White sees a clear and complementary relationship between GISR and the work of organizations like GRI and SASB. "Raters have a vested interest in seeing high quality, comparable, and rigorous information flowing from various sources," he elaborated. "At the same time, high quality and credible ratings create incentives to improve companies' sustainability performance, making use of standards from groups like GRI and SASB in doing so."125 Particularly if sustainability ratings evolve into "integrated ratings" of companies and credit, White also sees the potential for a similar self-reinforcing cycle between ratings and integrated reporting. A uniform framework for integrated reporting would enhance the quality of those ratings and those ratings, in turn, would create an incentive for companies to embrace this framework.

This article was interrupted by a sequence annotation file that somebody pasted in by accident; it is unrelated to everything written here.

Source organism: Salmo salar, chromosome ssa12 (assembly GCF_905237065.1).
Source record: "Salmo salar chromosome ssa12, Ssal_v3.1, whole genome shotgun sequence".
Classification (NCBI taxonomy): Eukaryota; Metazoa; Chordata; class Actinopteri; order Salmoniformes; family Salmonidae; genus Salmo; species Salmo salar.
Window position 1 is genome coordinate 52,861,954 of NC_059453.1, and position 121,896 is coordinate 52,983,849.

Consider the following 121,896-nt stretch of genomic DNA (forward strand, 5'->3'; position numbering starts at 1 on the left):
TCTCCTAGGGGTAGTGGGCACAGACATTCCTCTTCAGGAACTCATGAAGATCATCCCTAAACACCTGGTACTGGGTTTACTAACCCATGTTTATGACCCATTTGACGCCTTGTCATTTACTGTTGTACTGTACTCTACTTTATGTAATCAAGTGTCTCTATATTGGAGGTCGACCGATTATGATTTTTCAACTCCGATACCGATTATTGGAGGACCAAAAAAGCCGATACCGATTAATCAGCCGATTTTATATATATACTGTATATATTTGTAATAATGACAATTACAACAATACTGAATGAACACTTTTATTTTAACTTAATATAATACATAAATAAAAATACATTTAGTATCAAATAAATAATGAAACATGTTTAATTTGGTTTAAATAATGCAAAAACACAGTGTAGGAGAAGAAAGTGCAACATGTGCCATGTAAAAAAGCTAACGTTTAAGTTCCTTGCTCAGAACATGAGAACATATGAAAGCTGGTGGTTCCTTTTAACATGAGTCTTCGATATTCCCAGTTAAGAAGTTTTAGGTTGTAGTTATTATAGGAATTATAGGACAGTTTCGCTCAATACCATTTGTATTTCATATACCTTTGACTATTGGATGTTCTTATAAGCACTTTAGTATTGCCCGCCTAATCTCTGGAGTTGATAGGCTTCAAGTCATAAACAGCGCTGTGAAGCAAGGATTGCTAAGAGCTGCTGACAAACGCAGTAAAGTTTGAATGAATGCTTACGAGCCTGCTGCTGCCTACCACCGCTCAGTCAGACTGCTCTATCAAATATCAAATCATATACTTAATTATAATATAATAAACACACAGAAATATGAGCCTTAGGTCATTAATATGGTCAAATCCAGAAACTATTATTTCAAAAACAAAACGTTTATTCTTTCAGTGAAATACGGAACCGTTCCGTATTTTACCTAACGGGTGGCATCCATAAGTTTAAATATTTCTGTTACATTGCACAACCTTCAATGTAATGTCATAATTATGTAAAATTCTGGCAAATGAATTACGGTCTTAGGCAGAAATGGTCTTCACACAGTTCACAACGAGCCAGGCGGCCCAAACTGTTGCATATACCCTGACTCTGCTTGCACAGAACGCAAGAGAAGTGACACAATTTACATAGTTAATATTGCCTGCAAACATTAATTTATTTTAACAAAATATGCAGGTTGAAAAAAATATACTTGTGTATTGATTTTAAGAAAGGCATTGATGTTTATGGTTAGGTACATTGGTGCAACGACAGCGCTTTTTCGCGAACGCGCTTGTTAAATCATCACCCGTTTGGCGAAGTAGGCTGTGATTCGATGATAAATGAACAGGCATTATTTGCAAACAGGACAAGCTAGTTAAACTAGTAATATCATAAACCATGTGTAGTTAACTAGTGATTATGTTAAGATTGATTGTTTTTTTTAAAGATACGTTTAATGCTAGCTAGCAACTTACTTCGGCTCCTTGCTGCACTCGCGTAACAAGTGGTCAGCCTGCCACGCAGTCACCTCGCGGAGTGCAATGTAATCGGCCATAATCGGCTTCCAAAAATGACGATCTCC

Ultimately, White speculated that the major credit rating agencies like Moody's and Standard & Poor's might incorporate sustainability issues more systematically into their ratings. Given the global bond market's size, which McKinsey estimated to have a value in 2010 of nearly three times that of the global equity market,126 White sees the opportunity to encourage companies to view integrated reporting as essential to their communications with credit rating agencies. "If this were to evolve," he mused, "it would directly feed the information needs of integrated credit ratings which, in turn, would propel uptake of integrated reporting by companies."127 At the time of this writing, GISR is establishing an accreditation program to give its "seal of approval" to ratings methodologies that align with the GISR framework. That framework is based on five process principles and seven content principles, which collectively comprise the first component of the three-part standard, with issues and indicators components to follow.128
Big Four Accounting Firms and Accounting Associations